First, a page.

The atmosphere is a mixture of a layer of gases enveloping the earth, held to it by gravitational force. Almost all the atmosphere (97 per cent) lies within 29 km of the earth’s surface.
Beyond about 100 km, recent data from satellites suggest that the lightest gases separate out, forming several concentric layers around the earth. The innermost of these is the nitrogen layer (between 100-200 km); then comes oxygen (200-1100 km); helium (1100-3500) and then hydrogen only, to which there is really no clearly defined upper limit.
Up to about 50 km the atmosphere is composed of:
- Nitrogen – 78 09%
- Oxygen – 20 95%
- Argon – 0.93%
- Carbon dioxide – 0.03%
- (Others are Neon, Helium, Ozone, Hydrogen etc.,)
Water vapour, besides being the immediate cause of condensation and precipitation, absorbs the insolation coming from the sun, reducing the amount reaching the earth’s surface.
Carbon dioxide is important for absorption of heat from the sun as well as from the earth. A high concentration of carbon dioxide leads to Greenhouse Effect.
Dust particles scatter and diffuse insolation and also act as hygroscopic nuclei for condensation (for the formation of clouds).
Layers of Atmosphere
- Layer nearest to earth’s surface. Thickness varies from 8 km at the poles to 16 km at the equator.
- All weather phenomenons occur here.
- Densest of all and contains water vapour, moisture and dust.
- Dust particles present in this layer hold the water vapour and contribute to the occurrence of twilight and the red colours of sunlight and sunset.
- In this, at every 165 m there is a drop of 1°c (or 6.4°c per km). This is called Normal Lapse Rate of Temperature.
- Tropopause separates troposphere from stratosphere.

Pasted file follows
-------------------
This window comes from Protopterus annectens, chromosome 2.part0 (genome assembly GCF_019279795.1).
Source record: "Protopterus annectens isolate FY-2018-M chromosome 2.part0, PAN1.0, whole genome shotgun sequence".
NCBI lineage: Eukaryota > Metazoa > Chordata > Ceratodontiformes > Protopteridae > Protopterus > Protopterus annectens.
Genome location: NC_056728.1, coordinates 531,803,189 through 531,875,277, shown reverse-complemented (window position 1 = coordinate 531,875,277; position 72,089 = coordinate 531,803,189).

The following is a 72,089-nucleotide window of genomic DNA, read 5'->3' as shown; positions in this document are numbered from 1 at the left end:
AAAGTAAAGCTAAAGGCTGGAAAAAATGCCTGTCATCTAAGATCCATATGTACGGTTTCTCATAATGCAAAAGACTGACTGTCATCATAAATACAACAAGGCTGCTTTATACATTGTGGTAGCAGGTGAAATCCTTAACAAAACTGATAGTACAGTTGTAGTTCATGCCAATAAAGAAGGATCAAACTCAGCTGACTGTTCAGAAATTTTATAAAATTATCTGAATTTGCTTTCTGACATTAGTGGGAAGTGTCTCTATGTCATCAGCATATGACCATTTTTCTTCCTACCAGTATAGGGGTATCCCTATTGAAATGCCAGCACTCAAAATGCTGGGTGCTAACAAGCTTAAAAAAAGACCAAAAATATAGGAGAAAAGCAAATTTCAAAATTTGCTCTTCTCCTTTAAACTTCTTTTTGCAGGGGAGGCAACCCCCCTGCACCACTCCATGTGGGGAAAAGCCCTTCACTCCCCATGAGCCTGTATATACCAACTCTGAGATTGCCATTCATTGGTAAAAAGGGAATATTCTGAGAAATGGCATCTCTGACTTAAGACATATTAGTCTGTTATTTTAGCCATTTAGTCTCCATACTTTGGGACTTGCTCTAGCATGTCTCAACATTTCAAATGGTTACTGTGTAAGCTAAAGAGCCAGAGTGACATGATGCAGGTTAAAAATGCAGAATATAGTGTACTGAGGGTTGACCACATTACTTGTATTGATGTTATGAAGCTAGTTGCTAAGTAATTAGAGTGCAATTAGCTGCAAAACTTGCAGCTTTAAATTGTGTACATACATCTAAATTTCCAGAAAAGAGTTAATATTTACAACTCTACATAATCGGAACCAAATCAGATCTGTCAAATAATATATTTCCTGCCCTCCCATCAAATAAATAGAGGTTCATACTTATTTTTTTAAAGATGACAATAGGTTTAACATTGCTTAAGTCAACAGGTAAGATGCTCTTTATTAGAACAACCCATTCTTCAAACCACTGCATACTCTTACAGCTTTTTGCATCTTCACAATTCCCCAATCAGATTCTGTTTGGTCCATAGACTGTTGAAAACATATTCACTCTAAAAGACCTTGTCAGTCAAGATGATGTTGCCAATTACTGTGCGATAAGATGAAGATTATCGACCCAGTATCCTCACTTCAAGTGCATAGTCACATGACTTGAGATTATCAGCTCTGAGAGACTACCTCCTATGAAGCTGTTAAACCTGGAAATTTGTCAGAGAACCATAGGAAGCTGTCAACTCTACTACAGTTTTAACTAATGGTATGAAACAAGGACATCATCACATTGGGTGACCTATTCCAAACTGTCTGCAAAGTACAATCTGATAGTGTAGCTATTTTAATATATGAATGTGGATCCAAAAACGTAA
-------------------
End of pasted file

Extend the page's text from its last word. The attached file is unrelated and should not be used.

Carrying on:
- Extends from 16 km to 50 km ht. The temperature ceases to fall with the increase of height in this layer.
- Little weather is generated here as there is very little water vapour and virtually no dust present.
- Stratosphere provides ideal conditions for flying large airplanes.
- Contains ozone (25-30 km from earth’s surface), region being called Ozonosphere. It absorbs the ultra-violet rays from the sun. This layer has a comparatively higher temperature due to the absorption of ultra-violet radiation from the sun (temperature increases as we go up).
- Up to a height of about 80 km.
- In this, the temp decreases with height and falls to about -100°c at 80 km ht.
- Extends to about 500-600 km.
- Called so as it contains electrically charged particles (ions) that reflect the radio waves back to the earth thus making radio communication possible.
- Also protects earth from harmful radiation. This causes increase in temperature with height in this layer.
- It also protects earth from falling meteorites, as most of them burn out in this region.
- Here the earth’s gravity is extremely weak.
- Upper limit quite uncertain.
- The outer part is called Magnetosphere.
- The ionized particles increase in frequency with increasing heights. There are 2 belts in the upper atmosphere having a high concentration of ionized particles. They are known as Van Allen’s Radiation Belts. The inner belt lies about 2600 km from the earth’s surface, while the outer lies at about 13,000 to 19,000 km from it. These belts represent concentrations of highly charged particles, protons and electrons from the sun, trapped within lines of force of the earth’s external magnetic field- the Magnetosphere.
- The final boundary between the earth and the outer space is called ‘Magnetopause’.
The auroras are produced by the charged particles from the sun captured by earth’s magnetic field at heights of about 100 km. it is a luminous phenomenon seen in the sky at night in high latitudes.
It may be visible as arcs of light or as coloured curtains, streamers or rays. Auroras occur most frequently during the intense periods of the 11-year sunspot cycle.
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